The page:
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View Diary: Understanding the Right to Privacy And the Right to Choose (322 comments)

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  •  Am I overlooking something here? (4.00)
    Isn't supporting a Constitutional amendment to ban abortions an admission that the Constitution currently allows them?
    •  Yes (none)
      The Right to Privacy is an implied right, not stated outright. For instance, the right of the Federal Government to print paper money is an implied right because the Constitution only says that the government can strike coins.

      In any case, creating an amendment that was to completely disallow the right to privacy would take care of that implicit-ness.

      Sometimes you feel like a nut and sometimes you feel like a democrat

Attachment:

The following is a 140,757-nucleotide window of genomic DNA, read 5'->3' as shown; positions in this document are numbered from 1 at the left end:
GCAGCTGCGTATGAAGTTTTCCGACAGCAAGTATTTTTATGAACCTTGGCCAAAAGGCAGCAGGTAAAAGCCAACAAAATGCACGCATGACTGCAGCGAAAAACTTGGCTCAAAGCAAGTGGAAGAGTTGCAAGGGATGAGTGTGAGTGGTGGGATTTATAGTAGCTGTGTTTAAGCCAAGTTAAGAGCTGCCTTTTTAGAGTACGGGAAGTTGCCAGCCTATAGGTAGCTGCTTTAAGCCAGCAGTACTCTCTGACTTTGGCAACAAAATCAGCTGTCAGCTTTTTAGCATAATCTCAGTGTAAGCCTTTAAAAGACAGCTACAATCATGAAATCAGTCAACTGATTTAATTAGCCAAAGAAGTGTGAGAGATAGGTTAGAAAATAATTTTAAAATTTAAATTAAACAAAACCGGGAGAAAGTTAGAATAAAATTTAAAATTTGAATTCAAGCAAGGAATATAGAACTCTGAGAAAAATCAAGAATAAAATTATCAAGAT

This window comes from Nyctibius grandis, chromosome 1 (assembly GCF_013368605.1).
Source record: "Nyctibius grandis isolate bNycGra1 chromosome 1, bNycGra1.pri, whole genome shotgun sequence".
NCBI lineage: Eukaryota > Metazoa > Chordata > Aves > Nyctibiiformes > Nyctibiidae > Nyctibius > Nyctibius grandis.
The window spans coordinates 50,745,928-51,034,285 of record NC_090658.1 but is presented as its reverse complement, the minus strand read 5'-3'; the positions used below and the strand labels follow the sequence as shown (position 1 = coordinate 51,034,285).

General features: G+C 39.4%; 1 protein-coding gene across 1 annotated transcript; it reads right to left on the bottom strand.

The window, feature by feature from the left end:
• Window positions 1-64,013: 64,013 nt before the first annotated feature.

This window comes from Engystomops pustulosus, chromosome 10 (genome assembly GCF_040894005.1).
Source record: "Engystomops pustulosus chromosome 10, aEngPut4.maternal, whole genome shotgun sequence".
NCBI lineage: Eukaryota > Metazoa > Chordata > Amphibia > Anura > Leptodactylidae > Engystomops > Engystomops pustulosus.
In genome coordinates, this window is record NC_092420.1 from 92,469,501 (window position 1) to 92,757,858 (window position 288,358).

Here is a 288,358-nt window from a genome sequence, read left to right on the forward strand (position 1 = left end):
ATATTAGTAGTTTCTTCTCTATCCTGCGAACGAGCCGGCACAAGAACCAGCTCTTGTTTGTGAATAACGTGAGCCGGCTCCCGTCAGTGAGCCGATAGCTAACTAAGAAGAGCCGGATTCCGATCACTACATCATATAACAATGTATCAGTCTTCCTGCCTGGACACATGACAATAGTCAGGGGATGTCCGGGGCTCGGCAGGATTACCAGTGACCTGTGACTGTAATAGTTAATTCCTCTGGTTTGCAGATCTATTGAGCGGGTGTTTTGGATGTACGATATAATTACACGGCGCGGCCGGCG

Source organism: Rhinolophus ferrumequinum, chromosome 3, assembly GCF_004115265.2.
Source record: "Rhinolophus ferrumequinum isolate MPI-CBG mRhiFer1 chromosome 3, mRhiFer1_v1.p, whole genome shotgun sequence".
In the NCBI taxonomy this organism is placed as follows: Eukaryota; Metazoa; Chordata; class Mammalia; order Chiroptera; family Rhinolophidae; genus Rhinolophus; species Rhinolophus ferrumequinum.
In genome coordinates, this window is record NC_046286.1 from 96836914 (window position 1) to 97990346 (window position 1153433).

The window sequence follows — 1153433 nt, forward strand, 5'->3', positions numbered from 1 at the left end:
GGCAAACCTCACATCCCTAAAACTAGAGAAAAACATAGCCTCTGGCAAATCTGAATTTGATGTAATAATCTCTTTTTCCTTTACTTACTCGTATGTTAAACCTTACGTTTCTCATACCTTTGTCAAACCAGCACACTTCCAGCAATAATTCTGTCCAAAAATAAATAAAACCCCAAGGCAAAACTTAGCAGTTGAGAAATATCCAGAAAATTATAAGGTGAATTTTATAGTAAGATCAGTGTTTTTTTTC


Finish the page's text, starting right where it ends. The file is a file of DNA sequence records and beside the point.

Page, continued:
by MtMan900 on Tue Oct 18, 2005 at 10:15:13 PM PDT

      [ Parent ]

      •  Not the best example (none)
        The power of the federal government to print money springs from the Constitution itself.

        The right to privacy, though certainly specifically enumerated in many instances in the Bill of Rights, is also an unenumerated right more generally preserved by the 9th Amendment.

        There is no doctrine of unenumerated powers for the federal government.

        The SCOTUS is Extraordinary.

        by Armando on Tue Oct 18, 2005 at 10:20:25 PM PDT

        [ Parent ]

        •  Not quite.. (none)
          The 9th amendment specifically gives rights to the PEOPLE that are now enumerated in the constitution.  Seems to me that privacy would be one of them....making it somewhere BETWEEN explicitly stated and implied.
          •  OOPs (none)
            this came up under the wrong post...and second what Armando said anyway now that I see his response.....

            To further this though, why don't we hear more about the 9th amendment from OUR legal scholars??  It seems that every time you get into a discussion about this stuff, the people who tout the 10th amendment always win the shouting match.  Maybe we could get Breyer to write a book about this??

            •  Plenty of writing on the 9th (none)
              Read Laurence Tribe, for example.